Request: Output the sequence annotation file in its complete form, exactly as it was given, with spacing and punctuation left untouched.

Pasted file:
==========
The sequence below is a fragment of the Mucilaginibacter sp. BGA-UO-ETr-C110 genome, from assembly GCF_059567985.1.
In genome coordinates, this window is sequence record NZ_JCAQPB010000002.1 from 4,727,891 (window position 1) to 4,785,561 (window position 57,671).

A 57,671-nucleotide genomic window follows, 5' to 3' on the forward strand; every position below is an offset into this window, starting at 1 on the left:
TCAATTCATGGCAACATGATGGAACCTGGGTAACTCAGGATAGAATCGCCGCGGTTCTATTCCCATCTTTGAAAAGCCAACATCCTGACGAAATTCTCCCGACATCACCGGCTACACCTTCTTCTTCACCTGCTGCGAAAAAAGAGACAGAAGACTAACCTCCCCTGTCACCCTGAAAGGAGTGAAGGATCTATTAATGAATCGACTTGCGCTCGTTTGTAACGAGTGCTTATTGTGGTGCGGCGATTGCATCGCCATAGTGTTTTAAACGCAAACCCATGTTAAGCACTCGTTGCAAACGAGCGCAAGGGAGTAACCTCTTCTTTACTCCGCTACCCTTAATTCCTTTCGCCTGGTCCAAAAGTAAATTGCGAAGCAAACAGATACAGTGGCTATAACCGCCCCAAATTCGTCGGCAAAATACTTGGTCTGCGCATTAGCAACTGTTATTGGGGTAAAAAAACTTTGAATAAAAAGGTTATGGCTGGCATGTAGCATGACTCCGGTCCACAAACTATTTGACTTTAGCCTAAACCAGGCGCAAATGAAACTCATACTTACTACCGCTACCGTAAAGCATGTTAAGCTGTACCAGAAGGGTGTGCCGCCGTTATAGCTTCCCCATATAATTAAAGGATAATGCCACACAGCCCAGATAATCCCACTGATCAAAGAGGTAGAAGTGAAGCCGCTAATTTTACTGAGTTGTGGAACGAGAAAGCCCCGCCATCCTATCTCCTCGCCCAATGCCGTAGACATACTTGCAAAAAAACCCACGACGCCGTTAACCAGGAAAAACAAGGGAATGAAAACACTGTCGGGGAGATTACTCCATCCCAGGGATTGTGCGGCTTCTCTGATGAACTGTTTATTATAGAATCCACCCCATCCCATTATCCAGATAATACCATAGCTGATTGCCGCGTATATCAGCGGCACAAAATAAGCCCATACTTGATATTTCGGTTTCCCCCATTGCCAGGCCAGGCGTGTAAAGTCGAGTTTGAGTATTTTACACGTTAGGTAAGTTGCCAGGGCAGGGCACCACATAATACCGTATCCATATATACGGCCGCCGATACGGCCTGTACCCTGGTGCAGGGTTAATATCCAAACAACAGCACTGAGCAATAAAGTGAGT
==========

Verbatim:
The sequence below is a fragment of the Mucilaginibacter sp. BGA-UO-ETr-C110 genome, from assembly GCF_059567985.1.
In genome coordinates, this window is sequence record NZ_JCAQPB010000002.1 from 4,727,891 (window position 1) to 4,785,561 (window position 57,671).

A 57,671-nucleotide genomic window follows, 5' to 3' on the forward strand; every position below is an offset into this window, starting at 1 on the left:
TCAATTCATGGCAACATGATGGAACCTGGGTAACTCAGGATAGAATCGCCGCGGTTCTATTCCCATCTTTGAAAAGCCAACATCCTGACGAAATTCTCCCGACATCACCGGCTACACCTTCTTCTTCACCTGCTGCGAAAAAAGAGACAGAAGACTAACCTCCCCTGTCACCCTGAAAGGAGTGAAGGATCTATTAATGAATCGACTTGCGCTCGTTTGTAACGAGTGCTTATTGTGGTGCGGCGATTGCATCGCCATAGTGTTTTAAACGCAAACCCATGTTAAGCACTCGTTGCAAACGAGCGCAAGGGAGTAACCTCTTCTTTACTCCGCTACCCTTAATTCCTTTCGCCTGGTCCAAAAGTAAATTGCGAAGCAAACAGATACAGTGGCTATAACCGCCCCAAATTCGTCGGCAAAATACTTGGTCTGCGCATTAGCAACTGTTATTGGGGTAAAAAAACTTTGAATAAAAAGGTTATGGCTGGCATGTAGCATGACTCCGGTCCACAAACTATTTGACTTTAGCCTAAACCAGGCGCAAATGAAACTCATACTTACTACCGCTACCGTAAAGCATGTTAAGCTGTACCAGAAGGGTGTGCCGCCGTTATAGCTTCCCCATATAATTAAAGGATAATGCCACACAGCCCAGATAATCCCACTGATCAAAGAGGTAGAAGTGAAGCCGCTAATTTTACTGAGTTGTGGAACGAGAAAGCCCCGCCATCCTATCTCCTCGCCCAATGCCGTAGACATACTTGCAAAAAAACCCACGACGCCGTTAACCAGGAAAAACAAGGGAATGAAAACACTGTCGGGGAGATTACTCCATCCCAGGGATTGTGCGGCTTCTCTGATGAACTGTTTATTATAGAATCCACCCCATCCCATTATCCAGATAATACCATAGCTGATTGCCGCGTATATCAGCGGCACAAAATAAGCCCATACTTGATATTTCGGTTTCCCCCATTGCCAGGCCAGGCGTGTAAAGTCGAGTTTGAGTATTTTACACGTTAGGTAAGTTGCCAGGGCAGGGCACCACATAATACCGTATCCATATATACGGCCGCCGATACGGCCTGTACCCTGGTGCAGGGTTAATATCCAAACAACAGCACTGAGCAATAAAGTGAGT